I was trying unsuccessfully to find some picture hooks so I thought I’d have a look in a drawer in my garage. I’d not been in there for several weeks and, by opening the door, I managed to disturb a sleeping cat. I’m not sure who was more surprised: me, or the sleeping cat. We both did a little jump and the cat escaped through a hole in the back wall. I hadn’t been aware that my garage had a hole in its back wall, nor that it had a cat living in it, and both these things made me think I should make an effort to get to know my garage better.
The cat wasn’t one of mine but a chunky tabby stray with a vertical war paint stripe on his nose who’s been hanging around my garden and the countryside surrounding it since late August, spitting cusswords at my three male cats and periodically trying to bang the female one. At first I’d assumed, going on his tumble dryer-soft fur and athletic good looks, that he was what feline enthusiasts tentatively call “owned” but time has proved otherwise: none of my neighbours know who he is and, as the weeks have passed, his 3am meowing sessions outside my bedroom window have become more keening and forlorn. He was almost approachable when I first met him but, having mistaken him for a spoilt thug, I chased him off a few times, waving the bill for the damage he’d caused to the nose of my own tabby, Ralph. Since then, he’s become less amenable but no less ubiquitous. I feel bad, and I’d like to catch him and find out if he’s microchipped, but I don’t want another cat. I never really intended to have four in the first place. All that happened was that over a period of years various ones kept looking at me in a sweet way that made me let my guard down and, before I knew it, there they were, permanently in amongst my knitwear and clean bedding, shitting it up in their multifarious ways.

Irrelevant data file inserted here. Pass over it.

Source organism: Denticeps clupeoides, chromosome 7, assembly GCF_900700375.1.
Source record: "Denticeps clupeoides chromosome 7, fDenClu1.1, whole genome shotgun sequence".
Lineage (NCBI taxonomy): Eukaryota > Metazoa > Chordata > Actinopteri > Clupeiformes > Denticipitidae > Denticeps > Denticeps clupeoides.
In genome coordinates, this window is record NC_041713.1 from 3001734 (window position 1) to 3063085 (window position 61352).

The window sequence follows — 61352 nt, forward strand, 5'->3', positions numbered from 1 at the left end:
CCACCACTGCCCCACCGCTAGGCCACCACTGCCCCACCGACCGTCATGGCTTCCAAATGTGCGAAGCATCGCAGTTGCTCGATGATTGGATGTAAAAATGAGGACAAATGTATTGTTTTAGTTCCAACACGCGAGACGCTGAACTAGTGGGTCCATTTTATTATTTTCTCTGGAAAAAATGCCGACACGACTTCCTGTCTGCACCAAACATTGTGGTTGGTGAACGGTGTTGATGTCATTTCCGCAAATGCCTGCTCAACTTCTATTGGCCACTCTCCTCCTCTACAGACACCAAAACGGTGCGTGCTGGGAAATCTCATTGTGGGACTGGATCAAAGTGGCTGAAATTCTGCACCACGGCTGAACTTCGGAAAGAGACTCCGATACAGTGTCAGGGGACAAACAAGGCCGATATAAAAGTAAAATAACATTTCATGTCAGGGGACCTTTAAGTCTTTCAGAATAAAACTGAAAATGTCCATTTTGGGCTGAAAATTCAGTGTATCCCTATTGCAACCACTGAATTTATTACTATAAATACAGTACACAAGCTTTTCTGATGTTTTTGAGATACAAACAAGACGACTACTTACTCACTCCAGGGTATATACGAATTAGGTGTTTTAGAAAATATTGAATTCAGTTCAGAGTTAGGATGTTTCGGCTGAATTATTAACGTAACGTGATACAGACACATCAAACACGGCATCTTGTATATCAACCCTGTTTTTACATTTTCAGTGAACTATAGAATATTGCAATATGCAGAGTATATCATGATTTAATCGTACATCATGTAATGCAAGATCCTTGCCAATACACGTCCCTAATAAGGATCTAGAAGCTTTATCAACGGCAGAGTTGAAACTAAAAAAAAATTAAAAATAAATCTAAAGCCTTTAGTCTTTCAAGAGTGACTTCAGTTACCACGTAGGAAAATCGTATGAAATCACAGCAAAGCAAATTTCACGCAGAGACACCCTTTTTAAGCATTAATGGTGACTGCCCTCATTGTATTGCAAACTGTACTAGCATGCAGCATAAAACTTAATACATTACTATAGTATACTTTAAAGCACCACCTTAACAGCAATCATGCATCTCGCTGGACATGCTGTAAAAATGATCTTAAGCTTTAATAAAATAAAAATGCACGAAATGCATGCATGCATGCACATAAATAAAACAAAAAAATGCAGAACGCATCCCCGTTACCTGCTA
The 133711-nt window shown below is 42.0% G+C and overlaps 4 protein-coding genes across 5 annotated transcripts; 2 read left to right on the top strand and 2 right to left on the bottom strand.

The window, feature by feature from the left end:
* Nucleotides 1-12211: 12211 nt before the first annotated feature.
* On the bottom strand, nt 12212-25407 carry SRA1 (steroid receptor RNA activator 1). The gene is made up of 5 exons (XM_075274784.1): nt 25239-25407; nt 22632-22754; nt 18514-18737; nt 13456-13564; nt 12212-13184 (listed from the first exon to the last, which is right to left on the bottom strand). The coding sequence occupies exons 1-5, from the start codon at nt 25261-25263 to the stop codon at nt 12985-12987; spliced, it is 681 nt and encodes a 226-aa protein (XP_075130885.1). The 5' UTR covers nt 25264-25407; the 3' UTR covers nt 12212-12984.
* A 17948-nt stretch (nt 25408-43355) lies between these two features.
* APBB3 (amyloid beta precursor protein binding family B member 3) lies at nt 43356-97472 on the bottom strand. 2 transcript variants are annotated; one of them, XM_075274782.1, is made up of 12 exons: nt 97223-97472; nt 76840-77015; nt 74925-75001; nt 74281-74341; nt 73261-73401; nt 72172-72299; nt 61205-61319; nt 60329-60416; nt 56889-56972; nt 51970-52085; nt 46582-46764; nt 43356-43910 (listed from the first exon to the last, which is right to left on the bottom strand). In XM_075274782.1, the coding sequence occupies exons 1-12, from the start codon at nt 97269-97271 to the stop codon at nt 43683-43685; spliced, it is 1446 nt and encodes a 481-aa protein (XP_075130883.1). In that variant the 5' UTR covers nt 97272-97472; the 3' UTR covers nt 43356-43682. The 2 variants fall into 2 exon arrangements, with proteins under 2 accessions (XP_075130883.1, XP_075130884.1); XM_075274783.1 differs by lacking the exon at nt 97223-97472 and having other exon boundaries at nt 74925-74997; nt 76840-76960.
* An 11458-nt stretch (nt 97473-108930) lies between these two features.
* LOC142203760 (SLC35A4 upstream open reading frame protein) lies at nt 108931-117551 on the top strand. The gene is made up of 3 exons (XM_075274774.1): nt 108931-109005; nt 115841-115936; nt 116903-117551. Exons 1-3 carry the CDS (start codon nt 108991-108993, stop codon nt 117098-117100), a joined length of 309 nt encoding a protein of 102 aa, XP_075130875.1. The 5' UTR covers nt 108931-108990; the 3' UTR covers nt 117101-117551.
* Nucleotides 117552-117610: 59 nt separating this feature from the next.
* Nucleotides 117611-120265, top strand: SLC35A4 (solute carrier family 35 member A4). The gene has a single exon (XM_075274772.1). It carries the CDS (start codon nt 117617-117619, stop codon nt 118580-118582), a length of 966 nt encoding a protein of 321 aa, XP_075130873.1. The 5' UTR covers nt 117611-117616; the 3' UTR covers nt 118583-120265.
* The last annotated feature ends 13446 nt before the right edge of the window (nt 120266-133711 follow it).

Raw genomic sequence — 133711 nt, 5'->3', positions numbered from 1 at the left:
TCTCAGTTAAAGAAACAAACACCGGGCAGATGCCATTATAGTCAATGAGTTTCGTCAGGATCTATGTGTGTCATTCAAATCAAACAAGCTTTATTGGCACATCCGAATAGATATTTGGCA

You can live a relatively lavish life in summer and autumn in our somewhat utopian part of rural Devon if you’re a stray cat with a modicum of resourcefulness. After you’ve picked off one of the endless supply of unuspecting local rabbits you can wash its innards down with some fresh stream water then conk out for a few hours under a hibiscus while a person clad in sackcloth soothes you to sleep with their weekly flute practice. But I’ve worried about my feline intruder recently, as the temperature has dropped and the wind has raged, and I’m glad he has found a sheltered place to sleep, amongst my rusting golf clubs and old magazines.
The wind talks the big talk in Devon but, when you compare it to the kind you get on the east coast, it’s got false teeth. Even at its worst, it never makes your eyes, cheeks and chin sting in that way a winter wind in Norfolk or Lincolnshire will. That said, it’s been blowing with the breath of a hundred-headed Celtic demon recently, making me feel, at night, like I’m barricaded in my house in some zombie film where leaves play the traditional role of zombies. Branches tap furiously on my dark office window as I write and the thick granite walls of my draughty single-glazed hilltop house seem to be all that’s stopping it from being whipped up from its foundation and over the valley towards Newton Abbot. In the midst of this cacophony, a small alien meow can have the effect of a little man sitting in your ear, playing the one of history’s saddest melodies on the world’s smallest harp.